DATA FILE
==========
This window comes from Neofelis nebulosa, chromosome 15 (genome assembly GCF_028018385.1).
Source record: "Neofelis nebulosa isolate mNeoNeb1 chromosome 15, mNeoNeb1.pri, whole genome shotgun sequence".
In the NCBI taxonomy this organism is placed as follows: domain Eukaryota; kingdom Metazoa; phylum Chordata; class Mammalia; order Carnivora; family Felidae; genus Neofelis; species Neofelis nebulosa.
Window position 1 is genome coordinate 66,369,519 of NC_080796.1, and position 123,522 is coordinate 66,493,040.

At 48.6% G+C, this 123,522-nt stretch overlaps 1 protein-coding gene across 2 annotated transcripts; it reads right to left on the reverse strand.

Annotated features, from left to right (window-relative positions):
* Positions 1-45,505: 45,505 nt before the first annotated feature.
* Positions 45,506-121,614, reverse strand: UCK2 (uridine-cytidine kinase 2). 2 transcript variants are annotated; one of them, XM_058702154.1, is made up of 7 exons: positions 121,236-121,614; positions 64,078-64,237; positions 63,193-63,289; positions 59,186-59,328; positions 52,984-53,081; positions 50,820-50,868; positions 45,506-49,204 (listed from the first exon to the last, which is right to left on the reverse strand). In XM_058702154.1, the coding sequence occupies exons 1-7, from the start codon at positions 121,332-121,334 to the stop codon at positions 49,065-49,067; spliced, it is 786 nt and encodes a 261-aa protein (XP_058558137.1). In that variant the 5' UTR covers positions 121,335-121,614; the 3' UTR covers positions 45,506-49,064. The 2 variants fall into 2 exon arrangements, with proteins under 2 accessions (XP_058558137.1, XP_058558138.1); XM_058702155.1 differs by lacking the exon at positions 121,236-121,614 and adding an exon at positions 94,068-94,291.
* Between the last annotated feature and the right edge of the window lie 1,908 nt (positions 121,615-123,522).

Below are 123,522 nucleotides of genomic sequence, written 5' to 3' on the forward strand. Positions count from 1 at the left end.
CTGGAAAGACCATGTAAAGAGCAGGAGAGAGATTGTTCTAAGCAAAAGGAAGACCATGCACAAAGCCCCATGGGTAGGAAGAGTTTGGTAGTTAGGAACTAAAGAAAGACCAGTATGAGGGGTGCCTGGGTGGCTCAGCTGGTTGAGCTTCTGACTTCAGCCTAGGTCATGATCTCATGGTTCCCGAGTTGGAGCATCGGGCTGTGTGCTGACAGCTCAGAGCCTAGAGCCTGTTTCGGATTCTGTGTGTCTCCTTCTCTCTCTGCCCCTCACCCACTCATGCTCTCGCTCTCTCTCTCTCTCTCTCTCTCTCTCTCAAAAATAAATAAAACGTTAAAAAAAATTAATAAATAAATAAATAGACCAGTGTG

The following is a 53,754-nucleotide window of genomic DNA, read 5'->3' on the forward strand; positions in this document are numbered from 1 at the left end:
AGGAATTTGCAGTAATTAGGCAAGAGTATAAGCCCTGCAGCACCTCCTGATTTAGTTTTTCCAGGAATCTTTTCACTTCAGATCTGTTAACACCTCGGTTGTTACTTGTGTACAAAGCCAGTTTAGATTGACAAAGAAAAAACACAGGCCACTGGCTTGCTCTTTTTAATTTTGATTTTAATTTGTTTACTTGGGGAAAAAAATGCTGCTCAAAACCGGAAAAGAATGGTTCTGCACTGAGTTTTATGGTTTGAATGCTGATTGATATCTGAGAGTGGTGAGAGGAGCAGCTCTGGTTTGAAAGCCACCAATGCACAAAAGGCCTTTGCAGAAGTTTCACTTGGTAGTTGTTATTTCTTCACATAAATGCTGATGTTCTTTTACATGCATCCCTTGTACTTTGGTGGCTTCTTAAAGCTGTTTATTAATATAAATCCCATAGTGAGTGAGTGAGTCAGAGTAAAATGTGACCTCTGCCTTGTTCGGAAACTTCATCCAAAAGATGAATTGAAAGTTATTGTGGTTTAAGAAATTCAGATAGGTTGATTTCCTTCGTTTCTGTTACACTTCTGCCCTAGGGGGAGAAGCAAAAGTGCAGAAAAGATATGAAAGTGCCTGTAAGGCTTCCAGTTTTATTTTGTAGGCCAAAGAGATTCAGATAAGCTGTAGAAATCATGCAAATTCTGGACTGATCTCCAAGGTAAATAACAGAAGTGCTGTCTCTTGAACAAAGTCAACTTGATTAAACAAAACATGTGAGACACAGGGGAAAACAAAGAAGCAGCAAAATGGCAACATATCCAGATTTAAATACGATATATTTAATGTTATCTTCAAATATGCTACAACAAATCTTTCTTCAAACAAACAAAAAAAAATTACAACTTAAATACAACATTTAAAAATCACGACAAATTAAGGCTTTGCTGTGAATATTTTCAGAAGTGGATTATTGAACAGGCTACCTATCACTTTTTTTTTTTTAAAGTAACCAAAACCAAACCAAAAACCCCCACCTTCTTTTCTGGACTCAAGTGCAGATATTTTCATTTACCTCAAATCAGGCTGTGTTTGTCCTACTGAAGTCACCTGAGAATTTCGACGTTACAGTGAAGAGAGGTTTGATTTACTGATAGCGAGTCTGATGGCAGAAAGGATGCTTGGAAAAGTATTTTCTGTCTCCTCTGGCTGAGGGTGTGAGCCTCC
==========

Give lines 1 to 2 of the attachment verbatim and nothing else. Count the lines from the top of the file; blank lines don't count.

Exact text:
This window comes from Neofelis nebulosa, chromosome 15 (genome assembly GCF_028018385.1).
Source record: "Neofelis nebulosa isolate mNeoNeb1 chromosome 15, mNeoNeb1.pri, whole genome shotgun sequence".